From a million-dollar industry in the early ’20s, Space tech valuations have reached a whopping $ 360 Billion industry in 2019. The Indian Space economy is currently valued to be 2% of the global space economy.Indian space-tech ecosystem is a dark horse which is expected to increase its market share with a significant cost advantage, a large skilled human resource pool and high consumer-driven local demand for telecommunications.  There were merely five significant deals in India amounting to just $ 3.4 million. The downstream space sector consisting of satellite communication and application consisted of 68% and the upstream industry consisting of satellite propulsion, launch vehicle, a lunar rover-based application consisted of 32% of the investment. At present, the ISRO undertakes two to three major satellite launches a year. The Pillai committee recommended a greater role for private sector for using ISRO facilities for satellite launch taking the number of annual launch to 15.The downstream space segment consists of the application of satellites for communication, scientific research, weather forecasting, geological and oceanographic studies, disaster management, agricultural studies, and all products and services related to these areas. With the right use of data analytics capabilities coupled with artificial intelligence (AI) and machine learning (ML) algorithms, the data generated by remote sensing satellites can be of immense value for decision making. There is huge scope for the commercialisation of the ground operations like mission support, satellite broadband gateways and 5G backhauling.

Thefuture scope of public-private partnership is dependent on how well the two entities can work together to achieve a common goal. The need for the load-sharing has led to the change in the rules and regulations thereby leading to public-private partnership which seems to be giving satisfactory results at the moment; however various initiatives such as upskilling talent force, encouraging FDI, developing investor’s confidence and technological innovations etc., need to consistently increase which will require a perfect balance between the two entities. InSPACe is expected to be functional within the next few months.Even though the internal threats such as domination of profitability interests over society should be of prime importance, we cannot ignore the foreign threats at the same time.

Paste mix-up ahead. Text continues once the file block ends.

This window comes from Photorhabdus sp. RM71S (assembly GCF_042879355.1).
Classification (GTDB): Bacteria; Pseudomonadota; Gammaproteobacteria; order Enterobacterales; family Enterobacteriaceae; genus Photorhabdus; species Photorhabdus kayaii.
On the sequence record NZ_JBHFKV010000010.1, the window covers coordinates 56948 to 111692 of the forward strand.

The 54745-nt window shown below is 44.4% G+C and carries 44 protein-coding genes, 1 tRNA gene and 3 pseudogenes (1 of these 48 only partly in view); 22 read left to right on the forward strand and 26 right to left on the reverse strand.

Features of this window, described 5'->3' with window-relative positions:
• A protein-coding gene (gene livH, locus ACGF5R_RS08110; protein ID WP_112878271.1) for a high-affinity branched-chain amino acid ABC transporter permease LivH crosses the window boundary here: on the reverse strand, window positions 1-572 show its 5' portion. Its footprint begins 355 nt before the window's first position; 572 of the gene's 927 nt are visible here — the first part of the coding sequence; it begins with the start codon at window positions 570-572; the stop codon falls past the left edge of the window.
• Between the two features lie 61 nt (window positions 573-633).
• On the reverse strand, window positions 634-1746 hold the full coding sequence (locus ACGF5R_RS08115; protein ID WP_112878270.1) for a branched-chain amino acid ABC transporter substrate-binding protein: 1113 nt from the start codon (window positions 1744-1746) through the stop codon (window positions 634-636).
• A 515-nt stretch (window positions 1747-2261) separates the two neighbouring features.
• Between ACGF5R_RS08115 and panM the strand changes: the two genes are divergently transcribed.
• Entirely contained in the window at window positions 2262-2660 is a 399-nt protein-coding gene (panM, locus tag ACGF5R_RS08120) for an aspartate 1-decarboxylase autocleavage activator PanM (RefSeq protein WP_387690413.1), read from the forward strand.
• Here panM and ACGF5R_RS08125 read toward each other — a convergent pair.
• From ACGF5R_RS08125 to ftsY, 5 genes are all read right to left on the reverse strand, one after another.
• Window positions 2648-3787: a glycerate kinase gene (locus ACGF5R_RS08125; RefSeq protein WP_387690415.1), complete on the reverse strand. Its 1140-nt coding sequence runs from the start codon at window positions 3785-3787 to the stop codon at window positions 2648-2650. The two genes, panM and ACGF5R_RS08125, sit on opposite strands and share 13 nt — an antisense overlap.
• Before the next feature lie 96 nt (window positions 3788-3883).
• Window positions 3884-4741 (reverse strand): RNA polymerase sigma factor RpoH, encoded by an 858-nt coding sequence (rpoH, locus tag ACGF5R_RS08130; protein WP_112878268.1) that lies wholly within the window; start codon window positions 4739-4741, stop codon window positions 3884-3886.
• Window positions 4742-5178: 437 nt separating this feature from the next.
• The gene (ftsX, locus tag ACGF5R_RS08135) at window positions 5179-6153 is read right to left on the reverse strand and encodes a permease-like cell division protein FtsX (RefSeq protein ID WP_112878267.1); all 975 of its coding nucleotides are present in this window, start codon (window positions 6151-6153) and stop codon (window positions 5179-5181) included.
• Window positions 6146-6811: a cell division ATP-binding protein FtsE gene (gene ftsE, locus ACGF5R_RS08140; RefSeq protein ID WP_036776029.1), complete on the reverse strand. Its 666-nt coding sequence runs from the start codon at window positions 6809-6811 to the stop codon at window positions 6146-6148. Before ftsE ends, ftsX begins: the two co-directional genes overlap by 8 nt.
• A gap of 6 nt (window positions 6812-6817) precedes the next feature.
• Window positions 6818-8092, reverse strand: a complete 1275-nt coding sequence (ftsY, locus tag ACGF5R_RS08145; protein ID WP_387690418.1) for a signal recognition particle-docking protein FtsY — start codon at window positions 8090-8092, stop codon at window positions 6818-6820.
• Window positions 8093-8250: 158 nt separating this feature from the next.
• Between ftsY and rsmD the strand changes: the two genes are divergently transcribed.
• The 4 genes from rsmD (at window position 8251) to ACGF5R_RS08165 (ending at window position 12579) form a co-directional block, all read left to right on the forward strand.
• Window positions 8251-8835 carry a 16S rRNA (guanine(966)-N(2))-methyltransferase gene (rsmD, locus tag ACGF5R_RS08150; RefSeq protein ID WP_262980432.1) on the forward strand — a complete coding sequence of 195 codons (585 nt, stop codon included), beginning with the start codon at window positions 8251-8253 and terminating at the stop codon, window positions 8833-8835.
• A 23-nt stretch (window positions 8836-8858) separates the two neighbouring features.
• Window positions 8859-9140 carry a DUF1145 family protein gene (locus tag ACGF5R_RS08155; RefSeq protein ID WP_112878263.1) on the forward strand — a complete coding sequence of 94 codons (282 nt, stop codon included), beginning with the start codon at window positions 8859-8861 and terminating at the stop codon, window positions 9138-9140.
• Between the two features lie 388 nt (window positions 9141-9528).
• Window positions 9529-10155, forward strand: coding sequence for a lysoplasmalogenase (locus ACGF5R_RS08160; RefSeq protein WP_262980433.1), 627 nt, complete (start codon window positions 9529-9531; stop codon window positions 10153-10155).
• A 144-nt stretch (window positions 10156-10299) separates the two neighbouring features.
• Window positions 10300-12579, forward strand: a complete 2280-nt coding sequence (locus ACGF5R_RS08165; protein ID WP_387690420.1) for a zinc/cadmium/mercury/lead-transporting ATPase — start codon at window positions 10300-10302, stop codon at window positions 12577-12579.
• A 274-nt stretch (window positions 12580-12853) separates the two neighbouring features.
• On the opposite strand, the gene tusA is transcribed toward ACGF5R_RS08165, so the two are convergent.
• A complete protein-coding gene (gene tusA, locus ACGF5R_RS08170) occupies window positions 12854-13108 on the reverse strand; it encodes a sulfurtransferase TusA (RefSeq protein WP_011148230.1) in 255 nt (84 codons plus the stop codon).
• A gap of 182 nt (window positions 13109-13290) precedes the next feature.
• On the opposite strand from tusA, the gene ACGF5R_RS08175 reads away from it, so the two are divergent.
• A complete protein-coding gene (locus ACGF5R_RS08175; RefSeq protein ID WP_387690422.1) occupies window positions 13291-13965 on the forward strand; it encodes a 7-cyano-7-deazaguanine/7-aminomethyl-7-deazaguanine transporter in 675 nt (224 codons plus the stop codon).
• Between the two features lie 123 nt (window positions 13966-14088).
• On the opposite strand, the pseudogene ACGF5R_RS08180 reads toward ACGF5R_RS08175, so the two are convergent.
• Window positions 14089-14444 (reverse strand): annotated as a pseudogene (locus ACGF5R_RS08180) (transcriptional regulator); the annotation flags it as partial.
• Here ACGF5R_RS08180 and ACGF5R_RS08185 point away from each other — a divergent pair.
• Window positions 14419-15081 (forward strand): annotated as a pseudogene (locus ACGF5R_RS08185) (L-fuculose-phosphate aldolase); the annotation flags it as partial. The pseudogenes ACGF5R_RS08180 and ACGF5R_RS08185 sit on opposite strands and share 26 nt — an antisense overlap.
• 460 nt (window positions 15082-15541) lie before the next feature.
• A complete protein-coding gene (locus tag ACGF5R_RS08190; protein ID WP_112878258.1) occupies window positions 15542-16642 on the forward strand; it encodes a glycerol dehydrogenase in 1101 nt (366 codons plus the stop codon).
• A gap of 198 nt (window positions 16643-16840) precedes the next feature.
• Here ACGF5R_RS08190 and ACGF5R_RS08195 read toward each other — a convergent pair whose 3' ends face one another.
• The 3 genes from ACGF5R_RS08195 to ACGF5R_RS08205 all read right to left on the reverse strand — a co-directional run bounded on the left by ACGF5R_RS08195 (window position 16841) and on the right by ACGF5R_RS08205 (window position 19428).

The ambitions, current rate of raising funds and the technological advancements of the Start-ups along with considering affordability and agility will lead to significant growth opportunities in the Indian space arena in the upcoming future and will help the start-ups to take the legacy of ISRO further, thereby strengthening India’s position in the space sector. The estimated growth in the space sector, prior to involving the private entities was 5 % by 2023; however, considering the current scenario, the new growth estimate is 7% by 2023.

Therefore, it is more about the uniting, evolving, advancing, spreading peace and fighting against our enemy, if need be. So, let us win over the internal conflicts and secure our motherland by winning the race to space.

Maitreyi Shaklya

DMS, IIT Delhi